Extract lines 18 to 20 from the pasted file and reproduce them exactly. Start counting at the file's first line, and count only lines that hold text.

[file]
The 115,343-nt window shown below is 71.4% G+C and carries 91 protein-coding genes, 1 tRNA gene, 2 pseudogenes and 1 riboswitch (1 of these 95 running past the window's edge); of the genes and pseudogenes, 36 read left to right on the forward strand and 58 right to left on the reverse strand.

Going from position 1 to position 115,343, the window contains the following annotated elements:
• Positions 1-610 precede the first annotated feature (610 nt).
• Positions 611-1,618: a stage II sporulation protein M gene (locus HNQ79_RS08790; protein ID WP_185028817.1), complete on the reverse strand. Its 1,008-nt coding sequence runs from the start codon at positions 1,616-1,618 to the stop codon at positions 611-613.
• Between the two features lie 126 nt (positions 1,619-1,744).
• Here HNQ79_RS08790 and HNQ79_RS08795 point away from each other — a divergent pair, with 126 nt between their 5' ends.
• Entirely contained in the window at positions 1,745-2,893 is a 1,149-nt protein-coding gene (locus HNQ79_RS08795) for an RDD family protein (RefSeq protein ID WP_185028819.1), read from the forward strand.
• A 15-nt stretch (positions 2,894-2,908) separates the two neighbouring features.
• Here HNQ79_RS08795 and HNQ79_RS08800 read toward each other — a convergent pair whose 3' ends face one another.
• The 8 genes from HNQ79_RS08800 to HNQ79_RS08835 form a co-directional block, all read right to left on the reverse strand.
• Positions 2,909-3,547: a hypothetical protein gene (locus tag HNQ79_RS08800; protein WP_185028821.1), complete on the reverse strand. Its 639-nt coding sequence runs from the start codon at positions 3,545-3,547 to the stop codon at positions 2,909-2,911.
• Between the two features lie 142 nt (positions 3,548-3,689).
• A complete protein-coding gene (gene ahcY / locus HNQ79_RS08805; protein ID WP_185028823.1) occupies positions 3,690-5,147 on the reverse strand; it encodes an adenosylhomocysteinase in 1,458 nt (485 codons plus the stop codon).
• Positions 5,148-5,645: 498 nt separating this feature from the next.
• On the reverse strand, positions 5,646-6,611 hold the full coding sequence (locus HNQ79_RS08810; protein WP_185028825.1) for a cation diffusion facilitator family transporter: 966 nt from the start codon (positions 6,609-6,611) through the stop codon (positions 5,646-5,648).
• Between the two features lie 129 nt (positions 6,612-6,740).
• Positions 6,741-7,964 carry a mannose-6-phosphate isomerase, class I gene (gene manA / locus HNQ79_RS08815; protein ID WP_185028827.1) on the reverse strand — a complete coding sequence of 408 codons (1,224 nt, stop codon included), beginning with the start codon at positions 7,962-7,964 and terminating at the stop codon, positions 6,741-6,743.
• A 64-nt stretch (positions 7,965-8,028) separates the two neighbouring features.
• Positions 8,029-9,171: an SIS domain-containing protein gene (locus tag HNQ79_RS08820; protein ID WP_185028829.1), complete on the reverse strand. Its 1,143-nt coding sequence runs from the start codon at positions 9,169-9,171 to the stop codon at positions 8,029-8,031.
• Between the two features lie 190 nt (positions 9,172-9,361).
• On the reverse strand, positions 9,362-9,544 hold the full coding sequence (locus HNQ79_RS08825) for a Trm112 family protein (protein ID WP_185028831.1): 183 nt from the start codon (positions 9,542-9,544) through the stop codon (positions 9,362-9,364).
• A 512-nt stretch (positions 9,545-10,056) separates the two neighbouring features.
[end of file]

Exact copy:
• A 64-nt stretch (positions 7,965-8,028) separates the two neighbouring features.
• Positions 8,029-9,171: an SIS domain-containing protein gene (locus tag HNQ79_RS08820; protein ID WP_185028829.1), complete on the reverse strand. Its 1,143-nt coding sequence runs from the start codon at positions 9,169-9,171 to the stop codon at positions 8,029-8,031.
• Between the two features lie 190 nt (positions 9,172-9,361).